This afternoon when siphoning, a terrible thing happened. I went to siphon my favorite tanks first (I know it's terrible to pick favorites!) when they all began inking, without provocation! Inking, inking, inking, until the tank was black and it was all I could do to find their little plants to take out and clean them. I found out that they had actually been inking on and off all day, which is evidence of some dominance issues happening in the tanks--one cuttlefish is getting to big for his britches and trying to fight with the others, causing them to ink in retaliation. This meant that I would now have to separate them. This is actually quite a difficult process, especially in inky black water. I had to somehow add walls to the tanks to separate them, without injuring any of them, and ensuring there was only one cuttlefish per separation, all the while unable to see much of anything at all. Thankfully, I did manage to get it done (only one scare when the wall fell down on a cuttlefish temporarily--I saved him quickly) and now they all look pretty lonely. I'm sure if the cuttlefish could apologize, he would. Now they are all in a time-out.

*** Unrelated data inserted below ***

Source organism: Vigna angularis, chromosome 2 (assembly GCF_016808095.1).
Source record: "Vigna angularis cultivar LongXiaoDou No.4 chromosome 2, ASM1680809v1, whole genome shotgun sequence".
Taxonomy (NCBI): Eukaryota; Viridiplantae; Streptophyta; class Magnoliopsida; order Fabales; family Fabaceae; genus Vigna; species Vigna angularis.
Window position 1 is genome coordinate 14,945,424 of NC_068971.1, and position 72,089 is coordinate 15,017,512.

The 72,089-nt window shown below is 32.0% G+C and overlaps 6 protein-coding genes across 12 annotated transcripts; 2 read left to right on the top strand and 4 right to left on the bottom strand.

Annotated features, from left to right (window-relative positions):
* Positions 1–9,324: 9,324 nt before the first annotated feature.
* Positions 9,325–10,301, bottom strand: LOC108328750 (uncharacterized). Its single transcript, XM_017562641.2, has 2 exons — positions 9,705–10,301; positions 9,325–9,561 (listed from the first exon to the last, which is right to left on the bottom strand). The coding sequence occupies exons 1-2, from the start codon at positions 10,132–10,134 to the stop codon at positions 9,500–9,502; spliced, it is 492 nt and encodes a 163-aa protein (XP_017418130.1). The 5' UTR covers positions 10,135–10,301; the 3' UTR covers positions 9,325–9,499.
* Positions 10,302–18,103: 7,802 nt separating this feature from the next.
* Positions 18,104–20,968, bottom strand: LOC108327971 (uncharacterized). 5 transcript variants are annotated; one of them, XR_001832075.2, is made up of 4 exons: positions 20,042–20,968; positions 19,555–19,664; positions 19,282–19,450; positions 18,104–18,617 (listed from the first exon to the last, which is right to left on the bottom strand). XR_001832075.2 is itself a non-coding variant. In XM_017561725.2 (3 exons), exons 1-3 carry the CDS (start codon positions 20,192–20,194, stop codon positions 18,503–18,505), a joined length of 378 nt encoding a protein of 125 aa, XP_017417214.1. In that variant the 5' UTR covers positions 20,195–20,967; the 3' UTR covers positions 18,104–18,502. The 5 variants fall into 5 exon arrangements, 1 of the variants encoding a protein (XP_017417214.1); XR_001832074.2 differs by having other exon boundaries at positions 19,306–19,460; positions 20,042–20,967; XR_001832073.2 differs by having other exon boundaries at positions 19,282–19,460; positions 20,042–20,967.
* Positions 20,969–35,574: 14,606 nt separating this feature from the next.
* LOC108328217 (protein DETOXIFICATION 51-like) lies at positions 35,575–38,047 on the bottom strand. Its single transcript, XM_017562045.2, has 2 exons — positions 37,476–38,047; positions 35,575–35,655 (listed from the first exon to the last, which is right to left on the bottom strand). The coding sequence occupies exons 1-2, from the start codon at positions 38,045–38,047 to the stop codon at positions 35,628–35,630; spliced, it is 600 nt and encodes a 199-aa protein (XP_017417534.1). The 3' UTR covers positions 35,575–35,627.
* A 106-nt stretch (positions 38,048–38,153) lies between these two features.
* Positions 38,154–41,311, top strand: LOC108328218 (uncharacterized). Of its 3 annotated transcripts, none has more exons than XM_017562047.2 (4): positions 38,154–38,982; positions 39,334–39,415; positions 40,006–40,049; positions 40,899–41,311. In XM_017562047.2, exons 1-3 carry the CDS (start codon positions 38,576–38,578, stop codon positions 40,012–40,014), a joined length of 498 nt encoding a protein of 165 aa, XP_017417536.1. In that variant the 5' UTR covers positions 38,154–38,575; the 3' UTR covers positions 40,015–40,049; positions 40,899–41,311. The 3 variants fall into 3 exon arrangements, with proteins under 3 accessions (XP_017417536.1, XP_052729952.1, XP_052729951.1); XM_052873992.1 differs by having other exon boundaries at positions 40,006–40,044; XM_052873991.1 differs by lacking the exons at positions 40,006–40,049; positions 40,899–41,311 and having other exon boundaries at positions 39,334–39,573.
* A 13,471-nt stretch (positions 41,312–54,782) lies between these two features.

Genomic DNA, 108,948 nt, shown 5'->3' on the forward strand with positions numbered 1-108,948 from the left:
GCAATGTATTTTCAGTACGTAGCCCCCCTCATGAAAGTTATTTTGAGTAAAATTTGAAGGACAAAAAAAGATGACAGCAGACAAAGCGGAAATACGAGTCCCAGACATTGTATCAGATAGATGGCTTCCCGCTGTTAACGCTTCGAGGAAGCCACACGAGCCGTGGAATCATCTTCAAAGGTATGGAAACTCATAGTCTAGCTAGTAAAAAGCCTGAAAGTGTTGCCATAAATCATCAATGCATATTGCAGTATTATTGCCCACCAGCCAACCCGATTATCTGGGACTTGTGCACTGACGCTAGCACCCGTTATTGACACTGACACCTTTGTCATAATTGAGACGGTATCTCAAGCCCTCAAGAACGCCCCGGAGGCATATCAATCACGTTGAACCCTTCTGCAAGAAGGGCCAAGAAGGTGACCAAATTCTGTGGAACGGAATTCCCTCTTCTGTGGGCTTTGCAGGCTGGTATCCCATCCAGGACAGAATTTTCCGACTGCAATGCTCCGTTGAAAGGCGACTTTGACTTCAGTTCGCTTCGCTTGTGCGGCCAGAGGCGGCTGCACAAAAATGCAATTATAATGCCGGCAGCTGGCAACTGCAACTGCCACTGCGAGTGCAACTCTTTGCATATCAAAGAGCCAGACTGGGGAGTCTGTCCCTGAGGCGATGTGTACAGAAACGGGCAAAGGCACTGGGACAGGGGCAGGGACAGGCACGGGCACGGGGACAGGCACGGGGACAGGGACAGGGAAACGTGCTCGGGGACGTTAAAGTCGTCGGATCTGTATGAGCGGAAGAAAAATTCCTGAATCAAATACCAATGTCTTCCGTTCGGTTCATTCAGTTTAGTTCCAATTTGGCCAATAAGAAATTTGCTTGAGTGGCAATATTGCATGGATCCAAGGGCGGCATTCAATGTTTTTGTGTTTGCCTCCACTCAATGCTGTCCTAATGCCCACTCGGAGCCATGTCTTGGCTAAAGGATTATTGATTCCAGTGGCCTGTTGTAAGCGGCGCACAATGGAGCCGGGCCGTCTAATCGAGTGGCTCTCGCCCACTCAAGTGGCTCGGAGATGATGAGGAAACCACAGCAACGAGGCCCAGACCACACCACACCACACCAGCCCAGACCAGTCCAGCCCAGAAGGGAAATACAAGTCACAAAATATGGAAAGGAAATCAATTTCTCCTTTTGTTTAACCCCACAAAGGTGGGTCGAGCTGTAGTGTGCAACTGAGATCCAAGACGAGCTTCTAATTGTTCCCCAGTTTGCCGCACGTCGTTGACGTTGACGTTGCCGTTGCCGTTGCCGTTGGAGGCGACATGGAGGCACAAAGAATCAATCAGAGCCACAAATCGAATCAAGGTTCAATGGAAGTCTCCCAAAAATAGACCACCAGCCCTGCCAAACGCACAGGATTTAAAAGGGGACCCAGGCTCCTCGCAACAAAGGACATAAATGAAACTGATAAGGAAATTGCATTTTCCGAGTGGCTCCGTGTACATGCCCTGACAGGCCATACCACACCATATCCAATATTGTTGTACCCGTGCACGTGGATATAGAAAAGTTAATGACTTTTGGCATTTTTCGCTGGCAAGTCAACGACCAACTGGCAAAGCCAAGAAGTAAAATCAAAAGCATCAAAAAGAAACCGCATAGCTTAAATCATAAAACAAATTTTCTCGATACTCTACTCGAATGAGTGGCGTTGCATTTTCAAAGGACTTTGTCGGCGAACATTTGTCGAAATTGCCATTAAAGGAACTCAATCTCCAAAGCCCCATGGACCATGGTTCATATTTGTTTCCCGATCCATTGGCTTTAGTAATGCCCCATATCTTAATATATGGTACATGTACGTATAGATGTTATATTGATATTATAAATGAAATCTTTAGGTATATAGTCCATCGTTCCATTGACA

Skates and Pomegranates

Yesterday, as I was siphoning the skate tanks, I saw that they had laid some eggs. If I hadn't known what they looked like, I may well have siphoned them up! They are really beautiful looking cases. Imagine a ladder with two rungs. In between those rungs, a thin membrane stretches across and over a persimmon colored ball (that is the embryo). The legs of the ladder are fragile, twisting, branches. That's what a skates egg case looks like. And I found five of them! We put a rubber band around them with the date, and then put them into a separate area where they can hatch some day :)